Rohmeyer notes that any decision to end a project should be approached thoughtfully and transparently. “However, once the decision is made, the termination should be as swift as possible to quickly stop expenditures and allow resources to be repositioned,” he recommends. “Evaluate carefully, make the decision, and then move quickly.”

4. Sponsor support is drying up

When key stakeholders start abandoning the ship, it’s a strong indication that the investment may no longer be practical or relevant to enterprise operations. “If a project is underfunded or deprioritized, this is a sign that the investment program doesn’t currently meet the needs of the business,” says Greg Stam, managing director at digital consulting firm Ahead.

The signs of diminishing stakeholder support are usually hard to miss. Sponsors may suddenly stop discussing the project at enterprise meetings and conferences, update requests begin showing signs of impatience or urgency, and key team members may suddenly be withdrawn and reallocated. “The [remaining] team is asked to continue with inadequate resources to deliver the investment,” Stam says. “Frequently the scope is cut to finish the project.”

5. The investment is failing to generate meaningful business results

An initiative may function like clockwork, fully meeting or exceeding every anticipated technical goal, yet still fail to deliver any measurable time, productivity, or financial improvement. To their dismay, many CIOs discover only late in the game, after huge amounts of money have been poured into the project, that it lacks any sort of compelling ROI. “Some of the reasons for such doomed projects are they either start off as someone’s pet project or management’s eyes wander toward a shiny new technology,” explains Sebastian Grady, president of Rimini Street, an independent software support services provider. Worse yet, the CIO followed a vendor-dictated roadmap. “These projects don’t typically ‘move the needle’ for your business, meaning they don’t increase revenue, decrease costs, or take market share from your competitors,” he states.

IT decisions are ultimately business decisions, observes Aníbal Abarca, CTO of business design and technology consulting firm Wizeline. He reports that digital investments made in 2020 primarily focused on improving customer experience, developing products faster, and maximizing reliability and security. “One red flag that it may be time to discontinue or minimize a particular IT investment would be if it isn’t enabling one of those areas,” Abarca says.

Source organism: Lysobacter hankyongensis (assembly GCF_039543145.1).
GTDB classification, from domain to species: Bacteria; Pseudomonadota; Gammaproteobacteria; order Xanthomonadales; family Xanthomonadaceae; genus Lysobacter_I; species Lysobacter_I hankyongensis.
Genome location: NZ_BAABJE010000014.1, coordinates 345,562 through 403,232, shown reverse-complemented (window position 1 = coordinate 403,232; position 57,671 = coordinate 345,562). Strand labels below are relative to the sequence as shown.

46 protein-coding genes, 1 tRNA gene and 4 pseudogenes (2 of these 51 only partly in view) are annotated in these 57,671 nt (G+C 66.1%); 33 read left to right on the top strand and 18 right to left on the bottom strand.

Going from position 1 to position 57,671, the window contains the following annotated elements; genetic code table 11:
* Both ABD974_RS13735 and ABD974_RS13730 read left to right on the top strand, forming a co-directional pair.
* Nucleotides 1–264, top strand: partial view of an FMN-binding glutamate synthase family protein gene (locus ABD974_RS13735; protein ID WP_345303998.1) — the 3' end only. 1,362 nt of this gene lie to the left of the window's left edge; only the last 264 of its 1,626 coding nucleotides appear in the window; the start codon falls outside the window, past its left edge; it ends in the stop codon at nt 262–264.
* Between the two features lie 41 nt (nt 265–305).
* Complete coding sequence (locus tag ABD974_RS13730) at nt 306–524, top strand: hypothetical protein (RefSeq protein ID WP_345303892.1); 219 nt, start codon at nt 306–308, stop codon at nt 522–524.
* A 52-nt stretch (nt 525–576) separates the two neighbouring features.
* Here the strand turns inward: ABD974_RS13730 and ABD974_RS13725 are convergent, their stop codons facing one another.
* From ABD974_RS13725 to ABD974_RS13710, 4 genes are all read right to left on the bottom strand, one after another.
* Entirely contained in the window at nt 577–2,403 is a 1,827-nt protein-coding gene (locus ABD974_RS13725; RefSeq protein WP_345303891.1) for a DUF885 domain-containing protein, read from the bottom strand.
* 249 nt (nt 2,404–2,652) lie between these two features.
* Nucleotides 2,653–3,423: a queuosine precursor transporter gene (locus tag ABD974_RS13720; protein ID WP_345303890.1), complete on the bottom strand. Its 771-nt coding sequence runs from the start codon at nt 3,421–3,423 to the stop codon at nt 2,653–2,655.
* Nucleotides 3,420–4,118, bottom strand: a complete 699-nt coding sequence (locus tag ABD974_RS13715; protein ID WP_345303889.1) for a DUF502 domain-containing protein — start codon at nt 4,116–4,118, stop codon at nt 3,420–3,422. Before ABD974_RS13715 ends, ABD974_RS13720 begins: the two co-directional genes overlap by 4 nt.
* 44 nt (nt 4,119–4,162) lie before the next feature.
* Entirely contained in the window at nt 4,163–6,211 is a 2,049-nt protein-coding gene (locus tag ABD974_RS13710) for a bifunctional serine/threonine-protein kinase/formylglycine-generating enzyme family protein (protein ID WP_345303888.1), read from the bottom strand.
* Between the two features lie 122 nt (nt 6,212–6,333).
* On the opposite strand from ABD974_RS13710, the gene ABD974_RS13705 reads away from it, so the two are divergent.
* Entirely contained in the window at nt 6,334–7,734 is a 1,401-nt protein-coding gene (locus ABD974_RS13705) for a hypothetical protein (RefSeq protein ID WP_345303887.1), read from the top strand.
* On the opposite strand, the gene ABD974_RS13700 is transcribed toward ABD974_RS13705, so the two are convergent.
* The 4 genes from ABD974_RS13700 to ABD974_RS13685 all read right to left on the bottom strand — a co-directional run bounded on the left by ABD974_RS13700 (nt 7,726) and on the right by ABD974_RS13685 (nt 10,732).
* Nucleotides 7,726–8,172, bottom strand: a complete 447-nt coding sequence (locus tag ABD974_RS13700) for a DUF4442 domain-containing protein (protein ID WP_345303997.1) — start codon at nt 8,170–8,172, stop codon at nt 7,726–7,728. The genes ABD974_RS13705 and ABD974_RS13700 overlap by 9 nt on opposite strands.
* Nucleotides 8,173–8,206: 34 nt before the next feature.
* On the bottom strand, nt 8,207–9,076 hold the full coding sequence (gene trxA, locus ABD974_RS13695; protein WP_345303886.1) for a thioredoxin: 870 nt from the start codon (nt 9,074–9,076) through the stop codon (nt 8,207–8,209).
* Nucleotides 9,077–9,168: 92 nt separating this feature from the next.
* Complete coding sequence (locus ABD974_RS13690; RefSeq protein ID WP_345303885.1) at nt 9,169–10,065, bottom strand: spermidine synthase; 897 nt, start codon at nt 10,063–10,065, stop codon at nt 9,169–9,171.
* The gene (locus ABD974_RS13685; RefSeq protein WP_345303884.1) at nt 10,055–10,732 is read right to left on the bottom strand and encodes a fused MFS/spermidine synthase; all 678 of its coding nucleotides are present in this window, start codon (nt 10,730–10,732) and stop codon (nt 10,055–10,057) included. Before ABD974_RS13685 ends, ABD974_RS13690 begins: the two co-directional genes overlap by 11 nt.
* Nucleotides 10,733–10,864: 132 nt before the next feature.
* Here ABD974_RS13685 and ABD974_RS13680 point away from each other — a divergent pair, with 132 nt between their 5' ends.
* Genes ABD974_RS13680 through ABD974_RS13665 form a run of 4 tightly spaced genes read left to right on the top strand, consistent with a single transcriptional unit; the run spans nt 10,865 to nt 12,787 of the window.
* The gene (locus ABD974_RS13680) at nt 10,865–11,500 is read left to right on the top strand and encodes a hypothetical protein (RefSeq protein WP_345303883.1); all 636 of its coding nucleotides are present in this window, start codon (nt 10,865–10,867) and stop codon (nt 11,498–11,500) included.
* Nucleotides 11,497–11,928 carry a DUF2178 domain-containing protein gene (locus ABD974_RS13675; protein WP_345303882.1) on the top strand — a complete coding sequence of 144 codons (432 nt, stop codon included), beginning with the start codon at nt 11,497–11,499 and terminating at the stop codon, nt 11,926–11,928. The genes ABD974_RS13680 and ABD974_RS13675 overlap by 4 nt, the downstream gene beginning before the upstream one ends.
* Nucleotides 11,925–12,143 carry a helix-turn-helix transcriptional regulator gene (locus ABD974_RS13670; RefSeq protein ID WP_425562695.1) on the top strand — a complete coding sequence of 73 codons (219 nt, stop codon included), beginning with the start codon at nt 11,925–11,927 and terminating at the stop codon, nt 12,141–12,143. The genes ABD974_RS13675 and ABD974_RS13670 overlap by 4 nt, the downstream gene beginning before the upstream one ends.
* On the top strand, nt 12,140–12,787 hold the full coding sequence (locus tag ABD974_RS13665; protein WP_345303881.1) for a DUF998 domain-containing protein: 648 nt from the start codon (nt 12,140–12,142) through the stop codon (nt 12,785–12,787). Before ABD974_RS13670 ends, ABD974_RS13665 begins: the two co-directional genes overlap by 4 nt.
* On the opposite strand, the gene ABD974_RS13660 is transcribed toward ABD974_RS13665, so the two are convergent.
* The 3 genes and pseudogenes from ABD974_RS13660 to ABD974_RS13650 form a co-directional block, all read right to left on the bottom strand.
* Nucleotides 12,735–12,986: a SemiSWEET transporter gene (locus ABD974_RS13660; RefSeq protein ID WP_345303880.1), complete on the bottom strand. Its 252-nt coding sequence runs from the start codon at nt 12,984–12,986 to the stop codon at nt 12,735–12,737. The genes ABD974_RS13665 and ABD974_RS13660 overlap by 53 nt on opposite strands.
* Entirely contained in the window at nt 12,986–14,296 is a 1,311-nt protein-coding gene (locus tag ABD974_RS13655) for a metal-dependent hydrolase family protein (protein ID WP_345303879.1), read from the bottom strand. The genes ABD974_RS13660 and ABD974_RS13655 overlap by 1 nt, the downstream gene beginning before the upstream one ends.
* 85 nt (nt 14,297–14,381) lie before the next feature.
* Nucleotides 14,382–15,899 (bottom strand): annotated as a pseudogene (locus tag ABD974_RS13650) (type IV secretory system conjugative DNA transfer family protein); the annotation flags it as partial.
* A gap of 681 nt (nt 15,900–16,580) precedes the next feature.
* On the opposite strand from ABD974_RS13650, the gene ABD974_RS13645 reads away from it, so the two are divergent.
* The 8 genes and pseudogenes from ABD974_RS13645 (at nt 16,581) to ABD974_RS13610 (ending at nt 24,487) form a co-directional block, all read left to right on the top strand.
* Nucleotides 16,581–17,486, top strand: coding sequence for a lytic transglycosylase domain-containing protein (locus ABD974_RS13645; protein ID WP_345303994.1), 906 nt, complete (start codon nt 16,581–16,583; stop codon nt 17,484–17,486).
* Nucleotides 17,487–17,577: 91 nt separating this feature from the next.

Grady recommends ruthlessness when planning and deploying a new investment. “Prioritize everything,” he urges. “You must be tough on yourself, resist the major IT vendors, and don’t change for the sake of change if it doesn’t support a strategic priority with a clear ROI.”

6. The investment has failed to gain significant end user support

An investment must deliver some form of meaningful value to its target users. When a once-promising project generates little or no user interest, and has generally faded into the background, it simply becomes a needless drag on enterprise resources. “Don’t merely consider how many people in the organization are currently using it, but whether that number has been going down recently and is expected to keep doing so,” advises Aviv Ben-Yosef, an IT executive consultant and coach at Aviv Ben-Yosef Consulting.

Ben-Yosef notes that observing key indicators, and making corrections along the way, creates an opportunity to rescue the failing investment. “Rather than being reactive and pulling the plug on something once it has become too late, you can proactively ‘skate to where the puck is going to be’,” he suggests.

7. The investment is no longer needed

As time and technology march forward, a once-successful project may simply begin to outlive its usefulness. “If the IT investment is no longer providing the expected ROI or value for the business, it becomes a financial drain,” observes Robert Goodwin, vice president of engineering at IT services and support firm InfoSystems.

Every IT investment should be periodically subjected to a business case analysis to determine if the initiative is still meeting its expected goals. “In the case that the business need for the investment is no longer required, the IT investment should be terminated,” Goodwin recommends. “If the need is still there, then a new IT investment with a more positive ROI should be selected and implemented.”